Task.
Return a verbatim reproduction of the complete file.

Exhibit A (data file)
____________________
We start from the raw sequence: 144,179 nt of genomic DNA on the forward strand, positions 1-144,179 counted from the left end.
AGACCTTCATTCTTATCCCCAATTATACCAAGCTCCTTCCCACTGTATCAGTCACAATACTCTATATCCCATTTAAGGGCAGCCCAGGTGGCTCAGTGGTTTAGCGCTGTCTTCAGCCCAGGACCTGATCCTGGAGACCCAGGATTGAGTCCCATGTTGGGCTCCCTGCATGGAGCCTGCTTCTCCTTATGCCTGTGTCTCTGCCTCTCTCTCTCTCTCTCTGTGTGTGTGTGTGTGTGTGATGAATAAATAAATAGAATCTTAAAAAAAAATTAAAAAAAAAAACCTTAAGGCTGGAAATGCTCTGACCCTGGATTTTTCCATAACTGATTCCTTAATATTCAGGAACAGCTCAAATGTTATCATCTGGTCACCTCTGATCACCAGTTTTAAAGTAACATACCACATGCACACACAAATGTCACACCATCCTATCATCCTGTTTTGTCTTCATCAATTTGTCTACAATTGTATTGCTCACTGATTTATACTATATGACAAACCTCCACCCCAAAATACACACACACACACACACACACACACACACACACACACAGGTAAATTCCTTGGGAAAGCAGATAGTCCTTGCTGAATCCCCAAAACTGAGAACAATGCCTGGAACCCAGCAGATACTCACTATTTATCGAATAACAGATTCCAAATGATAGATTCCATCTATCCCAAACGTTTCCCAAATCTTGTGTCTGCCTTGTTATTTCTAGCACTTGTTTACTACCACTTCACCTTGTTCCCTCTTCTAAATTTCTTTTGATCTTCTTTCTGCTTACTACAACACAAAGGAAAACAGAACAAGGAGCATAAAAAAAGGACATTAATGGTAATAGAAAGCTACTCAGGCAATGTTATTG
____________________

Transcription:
We start from the raw sequence: 144,179 nt of genomic DNA on the forward strand, positions 1-144,179 counted from the left end.
AGACCTTCATTCTTATCCCCAATTATACCAAGCTCCTTCCCACTGTATCAGTCACAATACTCTATATCCCATTTAAGGGCAGCCCAGGTGGCTCAGTGGTTTAGCGCTGTCTTCAGCCCAGGACCTGATCCTGGAGACCCAGGATTGAGTCCCATGTTGGGCTCCCTGCATGGAGCCTGCTTCTCCTTATGCCTGTGTCTCTGCCTCTCTCTCTCTCTCTCTGTGTGTGTGTGTGTGTGTGATGAATAAATAAATAGAATCTTAAAAAAAAATTAAAAAAAAAAACCTTAAGGCTGGAAATGCTCTGACCCTGGATTTTTCCATAACTGATTCCTTAATATTCAGGAACAGCTCAAATGTTATCATCTGGTCACCTCTGATCACCAGTTTTAAAGTAACATACCACATGCACACACAAATGTCACACCATCCTATCATCCTGTTTTGTCTTCATCAATTTGTCTACAATTGTATTGCTCACTGATTTATACTATATGACAAACCTCCACCCCAAAATACACACACACACACACACACACACACACACACACACACAGGTAAATTCCTTGGGAAAGCAGATAGTCCTTGCTGAATCCCCAAAACTGAGAACAATGCCTGGAACCCAGCAGATACTCACTATTTATCGAATAACAGATTCCAAATGATAGATTCCATCTATCCCAAACGTTTCCCAAATCTTGTGTCTGCCTTGTTATTTCTAGCACTTGTTTACTACCACTTCACCTTGTTCCCTCTTCTAAATTTCTTTTGATCTTCTTTCTGCTTACTACAACACAAAGGAAAACAGAACAAGGAGCATAAAAAAAGGACATTAATGGTAATAGAAAGCTACTCAGGCAATGTTATTG